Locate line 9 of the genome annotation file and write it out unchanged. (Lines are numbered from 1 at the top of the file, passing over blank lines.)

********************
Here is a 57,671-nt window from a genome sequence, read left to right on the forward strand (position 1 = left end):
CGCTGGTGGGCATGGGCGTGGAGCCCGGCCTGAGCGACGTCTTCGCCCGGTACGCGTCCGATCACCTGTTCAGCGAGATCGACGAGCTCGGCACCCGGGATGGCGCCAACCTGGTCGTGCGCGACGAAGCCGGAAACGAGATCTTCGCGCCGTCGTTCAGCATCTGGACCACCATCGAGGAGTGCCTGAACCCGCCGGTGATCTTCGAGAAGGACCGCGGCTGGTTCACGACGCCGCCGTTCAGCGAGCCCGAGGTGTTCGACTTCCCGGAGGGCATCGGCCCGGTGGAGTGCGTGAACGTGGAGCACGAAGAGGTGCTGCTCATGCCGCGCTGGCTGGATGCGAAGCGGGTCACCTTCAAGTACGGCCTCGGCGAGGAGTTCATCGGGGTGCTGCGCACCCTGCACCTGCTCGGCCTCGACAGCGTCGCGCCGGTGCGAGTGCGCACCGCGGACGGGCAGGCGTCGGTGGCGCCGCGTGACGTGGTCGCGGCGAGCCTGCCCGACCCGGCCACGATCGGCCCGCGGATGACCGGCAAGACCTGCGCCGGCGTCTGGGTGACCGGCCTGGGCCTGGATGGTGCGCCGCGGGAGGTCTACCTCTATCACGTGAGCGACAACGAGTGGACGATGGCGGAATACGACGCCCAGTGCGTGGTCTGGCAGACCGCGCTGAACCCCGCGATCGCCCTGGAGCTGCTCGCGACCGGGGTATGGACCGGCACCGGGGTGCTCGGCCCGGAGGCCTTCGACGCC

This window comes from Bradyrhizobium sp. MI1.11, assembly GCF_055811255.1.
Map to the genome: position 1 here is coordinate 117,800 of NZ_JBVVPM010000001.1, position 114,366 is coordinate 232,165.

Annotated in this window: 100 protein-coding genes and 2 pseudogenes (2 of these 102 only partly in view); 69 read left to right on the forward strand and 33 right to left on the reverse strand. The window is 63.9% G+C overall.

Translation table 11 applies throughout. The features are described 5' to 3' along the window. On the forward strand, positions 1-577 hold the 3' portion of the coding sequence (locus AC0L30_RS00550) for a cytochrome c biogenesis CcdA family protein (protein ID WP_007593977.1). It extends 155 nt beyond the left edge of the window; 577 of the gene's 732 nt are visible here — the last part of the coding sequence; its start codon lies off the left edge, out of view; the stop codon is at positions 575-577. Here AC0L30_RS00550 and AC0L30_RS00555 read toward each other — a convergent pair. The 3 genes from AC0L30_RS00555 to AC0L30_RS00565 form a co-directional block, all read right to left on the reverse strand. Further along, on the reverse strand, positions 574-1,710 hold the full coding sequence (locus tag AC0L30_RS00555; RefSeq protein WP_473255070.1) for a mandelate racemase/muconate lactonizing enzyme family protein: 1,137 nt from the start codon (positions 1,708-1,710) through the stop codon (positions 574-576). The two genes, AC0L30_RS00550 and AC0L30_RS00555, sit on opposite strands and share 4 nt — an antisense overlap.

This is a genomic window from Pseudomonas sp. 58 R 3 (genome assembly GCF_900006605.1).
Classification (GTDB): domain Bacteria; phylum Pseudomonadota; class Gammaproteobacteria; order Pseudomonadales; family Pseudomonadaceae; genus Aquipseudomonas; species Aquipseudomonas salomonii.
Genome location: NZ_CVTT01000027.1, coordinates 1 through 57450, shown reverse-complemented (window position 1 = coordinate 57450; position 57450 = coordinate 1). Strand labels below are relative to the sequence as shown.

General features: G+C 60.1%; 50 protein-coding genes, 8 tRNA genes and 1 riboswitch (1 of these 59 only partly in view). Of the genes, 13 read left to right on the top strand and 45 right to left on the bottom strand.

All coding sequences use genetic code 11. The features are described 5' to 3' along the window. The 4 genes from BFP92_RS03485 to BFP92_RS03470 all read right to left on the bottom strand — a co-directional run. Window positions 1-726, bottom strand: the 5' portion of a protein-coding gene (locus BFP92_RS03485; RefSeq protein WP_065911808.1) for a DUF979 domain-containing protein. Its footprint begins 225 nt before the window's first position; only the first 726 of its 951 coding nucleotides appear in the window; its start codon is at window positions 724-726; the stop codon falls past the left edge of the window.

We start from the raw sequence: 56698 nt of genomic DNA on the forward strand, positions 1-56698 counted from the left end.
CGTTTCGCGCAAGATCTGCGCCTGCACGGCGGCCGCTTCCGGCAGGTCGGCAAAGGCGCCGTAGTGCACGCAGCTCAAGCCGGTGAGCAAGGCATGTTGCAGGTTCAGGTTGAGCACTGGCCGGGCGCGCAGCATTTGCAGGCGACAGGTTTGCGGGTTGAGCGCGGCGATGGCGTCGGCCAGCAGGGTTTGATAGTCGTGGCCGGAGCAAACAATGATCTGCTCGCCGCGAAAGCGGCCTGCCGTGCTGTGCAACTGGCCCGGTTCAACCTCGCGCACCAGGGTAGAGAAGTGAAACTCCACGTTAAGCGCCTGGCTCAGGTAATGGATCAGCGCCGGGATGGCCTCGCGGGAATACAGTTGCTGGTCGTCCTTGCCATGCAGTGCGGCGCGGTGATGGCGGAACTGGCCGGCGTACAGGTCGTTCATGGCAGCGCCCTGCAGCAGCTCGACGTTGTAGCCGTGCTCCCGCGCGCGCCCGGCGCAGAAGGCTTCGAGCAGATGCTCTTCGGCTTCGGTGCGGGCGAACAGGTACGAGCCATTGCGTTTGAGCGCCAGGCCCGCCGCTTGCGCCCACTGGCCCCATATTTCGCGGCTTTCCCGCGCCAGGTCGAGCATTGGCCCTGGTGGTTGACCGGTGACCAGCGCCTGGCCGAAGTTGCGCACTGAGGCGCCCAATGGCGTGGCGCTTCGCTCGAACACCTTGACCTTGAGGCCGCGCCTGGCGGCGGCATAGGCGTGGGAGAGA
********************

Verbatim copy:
Genome location: NZ_CVTT01000027.1, coordinates 1 through 57450, shown reverse-complemented (window position 1 = coordinate 57450; position 57450 = coordinate 1). Strand labels below are relative to the sequence as shown.